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European Parliament Opens of the UNPO General Assembly

acehbaru.com | Brussels - In light of the continuous need to raise awareness on the human rights situation of those seeking self-determination and democracy, the Unrepresented Nations and Peoples Organization (UNPO), in cooperation with the European Free Alliance (EFA) and Center Maurits Coppieters (CMC), convened a high-level conference at the European Parliament entitled “Auctioning Human Rights? Democracy and the Right to Decide”. Kamis, 2 July 2015 -

Hosted by Mr Josu Juaristi Abaunz MEP (GUE/NGL), the conference brought together academic experts, human rights activists and high level politicians, among which Mr Ian Hudghton MEP; Mr Jordi Solé i Ferrando, Secretary General of EFA and Catalan MP; Mr Csaba Sógor MEP and Ms Nelly Maes, former MEP and former President of EFA. Looking at diverse examples of unrepresented nations and peoples, the conference offered a fruitful chance for participants to share their experiences, which ranged from most successful cases, such as Scotland, Catalonia or Kosovo, to the ones which geopolitical and economic interests continue to impose severe denial of Human Rights. 

The opening remarks were delivered by Josu Juaristi Abaunz MEP, followed by Mr Marino Busdachin, Secretary General of UNPO. The first panel sought to explore the momentum that the right to decide is living, by looking at three specific cases that have seen significant developments in the last few years. Firstly, Mr Ian Hudghton MEP, leader of the Scottish National Party (SNP) spoke about the eventful decade that Scotland is going through. The referendum of 2014 was the most iconic achievement to this date in their struggle for self-determination, as it offered to the Scottish people a democratic opportunity to determine their own future. Regardless of the immediate outcome of the consultation, Mr Hudghton said, the legacy of this political event is unquestionable.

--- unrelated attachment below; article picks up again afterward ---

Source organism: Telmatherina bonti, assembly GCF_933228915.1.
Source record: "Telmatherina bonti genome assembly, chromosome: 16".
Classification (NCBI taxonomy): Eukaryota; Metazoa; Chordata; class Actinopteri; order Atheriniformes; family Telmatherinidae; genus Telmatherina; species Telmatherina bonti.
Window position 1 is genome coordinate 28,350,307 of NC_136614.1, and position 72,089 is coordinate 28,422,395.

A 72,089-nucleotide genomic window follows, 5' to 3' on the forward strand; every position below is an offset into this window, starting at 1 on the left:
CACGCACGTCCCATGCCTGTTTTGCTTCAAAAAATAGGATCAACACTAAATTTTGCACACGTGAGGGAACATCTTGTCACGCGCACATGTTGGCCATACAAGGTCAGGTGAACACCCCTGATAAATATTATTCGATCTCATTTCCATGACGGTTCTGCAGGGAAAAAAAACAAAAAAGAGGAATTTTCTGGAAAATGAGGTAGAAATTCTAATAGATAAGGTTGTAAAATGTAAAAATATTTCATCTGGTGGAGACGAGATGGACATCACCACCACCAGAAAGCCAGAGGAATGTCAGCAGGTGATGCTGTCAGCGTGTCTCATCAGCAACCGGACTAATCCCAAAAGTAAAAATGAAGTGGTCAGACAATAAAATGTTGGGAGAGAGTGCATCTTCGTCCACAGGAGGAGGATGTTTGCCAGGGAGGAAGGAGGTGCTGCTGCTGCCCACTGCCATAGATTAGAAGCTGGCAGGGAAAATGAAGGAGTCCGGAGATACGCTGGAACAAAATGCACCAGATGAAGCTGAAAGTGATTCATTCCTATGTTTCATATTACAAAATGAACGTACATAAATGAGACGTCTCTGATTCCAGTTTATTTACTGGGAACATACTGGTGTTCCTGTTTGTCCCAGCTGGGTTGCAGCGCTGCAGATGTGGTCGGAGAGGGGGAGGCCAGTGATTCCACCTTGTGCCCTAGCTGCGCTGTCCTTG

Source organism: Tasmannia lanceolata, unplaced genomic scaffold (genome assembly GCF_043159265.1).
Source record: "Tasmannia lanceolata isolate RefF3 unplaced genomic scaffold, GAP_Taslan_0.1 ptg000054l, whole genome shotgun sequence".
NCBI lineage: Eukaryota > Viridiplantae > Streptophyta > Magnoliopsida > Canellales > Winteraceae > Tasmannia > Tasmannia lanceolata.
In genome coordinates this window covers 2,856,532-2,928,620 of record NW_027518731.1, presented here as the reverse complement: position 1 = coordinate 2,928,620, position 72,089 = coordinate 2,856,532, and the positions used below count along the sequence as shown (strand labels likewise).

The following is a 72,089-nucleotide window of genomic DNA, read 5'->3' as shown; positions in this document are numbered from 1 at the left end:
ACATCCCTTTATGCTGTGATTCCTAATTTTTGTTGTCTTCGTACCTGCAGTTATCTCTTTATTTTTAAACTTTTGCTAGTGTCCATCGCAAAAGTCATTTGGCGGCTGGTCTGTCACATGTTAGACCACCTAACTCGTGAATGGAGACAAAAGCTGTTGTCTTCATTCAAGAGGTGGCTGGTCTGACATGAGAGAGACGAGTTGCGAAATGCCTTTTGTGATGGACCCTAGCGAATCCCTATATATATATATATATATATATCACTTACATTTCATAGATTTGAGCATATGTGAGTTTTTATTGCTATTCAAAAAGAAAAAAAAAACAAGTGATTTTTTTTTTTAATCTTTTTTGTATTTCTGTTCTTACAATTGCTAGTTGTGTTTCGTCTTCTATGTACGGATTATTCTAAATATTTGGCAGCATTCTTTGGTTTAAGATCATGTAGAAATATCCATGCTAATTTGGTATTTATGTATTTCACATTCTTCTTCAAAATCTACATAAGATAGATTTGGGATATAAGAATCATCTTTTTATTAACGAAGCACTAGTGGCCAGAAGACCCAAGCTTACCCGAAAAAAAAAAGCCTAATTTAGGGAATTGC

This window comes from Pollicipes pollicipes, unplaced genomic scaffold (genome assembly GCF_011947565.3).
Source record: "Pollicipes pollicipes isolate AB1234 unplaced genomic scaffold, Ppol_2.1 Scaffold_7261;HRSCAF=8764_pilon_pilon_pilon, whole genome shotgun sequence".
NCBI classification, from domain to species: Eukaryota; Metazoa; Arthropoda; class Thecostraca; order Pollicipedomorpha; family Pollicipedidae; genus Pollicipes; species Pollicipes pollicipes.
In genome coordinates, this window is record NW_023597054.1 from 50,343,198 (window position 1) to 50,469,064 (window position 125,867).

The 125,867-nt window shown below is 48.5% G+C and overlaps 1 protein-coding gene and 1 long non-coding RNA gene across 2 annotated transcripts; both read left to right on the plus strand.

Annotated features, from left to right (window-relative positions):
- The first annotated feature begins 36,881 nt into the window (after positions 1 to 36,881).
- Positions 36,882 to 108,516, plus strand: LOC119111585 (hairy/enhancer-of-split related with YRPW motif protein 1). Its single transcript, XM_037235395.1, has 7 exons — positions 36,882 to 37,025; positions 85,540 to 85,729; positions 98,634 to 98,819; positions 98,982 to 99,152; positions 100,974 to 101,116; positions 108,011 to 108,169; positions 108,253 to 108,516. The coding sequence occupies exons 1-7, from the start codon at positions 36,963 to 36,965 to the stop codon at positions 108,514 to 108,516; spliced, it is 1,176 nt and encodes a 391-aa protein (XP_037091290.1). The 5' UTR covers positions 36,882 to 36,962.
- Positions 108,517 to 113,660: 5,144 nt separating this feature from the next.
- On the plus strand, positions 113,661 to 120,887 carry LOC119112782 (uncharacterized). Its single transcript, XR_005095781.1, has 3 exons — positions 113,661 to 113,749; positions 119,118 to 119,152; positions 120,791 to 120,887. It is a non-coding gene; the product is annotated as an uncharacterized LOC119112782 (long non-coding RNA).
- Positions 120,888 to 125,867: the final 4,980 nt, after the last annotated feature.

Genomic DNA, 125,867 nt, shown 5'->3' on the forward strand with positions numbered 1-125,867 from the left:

The second speaker, Mr Jordi Solé i Ferrando, Secretary General of EFA and Catalan MP, shared his views on the current state of Catalonia’s case. A new country in the making, Mr Ferrando explained that independence and socio-economic improvement are synonyms and both key to success of the region.  He explained that Catalonia hopes for a fair and more advanced country, in which corruption is tackled and the will of the Catalonians is attended. Mr Ferrando also made sure to mention that Catalonia’s desire is to become the next EU member.

Closing the first panel, Mr Zsolt Sylagyi, representative of the Hungarian Community in Transylvania, delivered a speech explaining what the European Union could offer to empower the national minority in his country. Mr Sylagyi illustrated Romania’s centralised political system and the fact that ethnic minorities issues is considered by the country’s intelligence service a matter of national security. The EU, in light of the values that it aims to promote, should contribute to encourage Romania to enact reforms to accommodate the concept of local autonomy.

The second Panel, entitled Money Talks: Undermining Self-Determination and Democracy in the 21st Century, was opened by Mr Michael Jewkes, Doctoral Researcher at KU Leuven. Mr Jewkes explained the evolution of the concepts of Self-Determination and Democracy from the academic perspective, looking at the factors that support and undermine their exercise. Presenting different theoretical models of self-determination and its relationship with succession, Mr Jewkes emphasized how priority must be given to the improvement of international recognition of national identities.

Speaking about the official diplomacy which excludes unrepresented nations and peoples from the conventional fora of negotiations, Dr Fiona McConnell, Professor at Oxford University, expressed the increasing need to tackle this gap by advancing paradiplomacy.  Empowering non-state actors or states with limited recognition to play an increasingly influential role in the international relations is vital for their struggle. UNPO, as she remembered, has been crucial in offering these peoples a platform and a form of legitimacy.

Further elaborating on the importance of balancing traditional diplomacy with paradiplomacy, the floor was given to Ms Lorena Lopez de Lacalle, Secretary of International relations of Eusko Alkartasuna. Ms Lacalle spoke about the Basque struggle for self-determination and the difficulties imposed by the Spanish and French States. For her, the Basque ambitions for a greater say in international relations and communications with external actors can only be achieved through full independence and, consequently, through real diplomacy.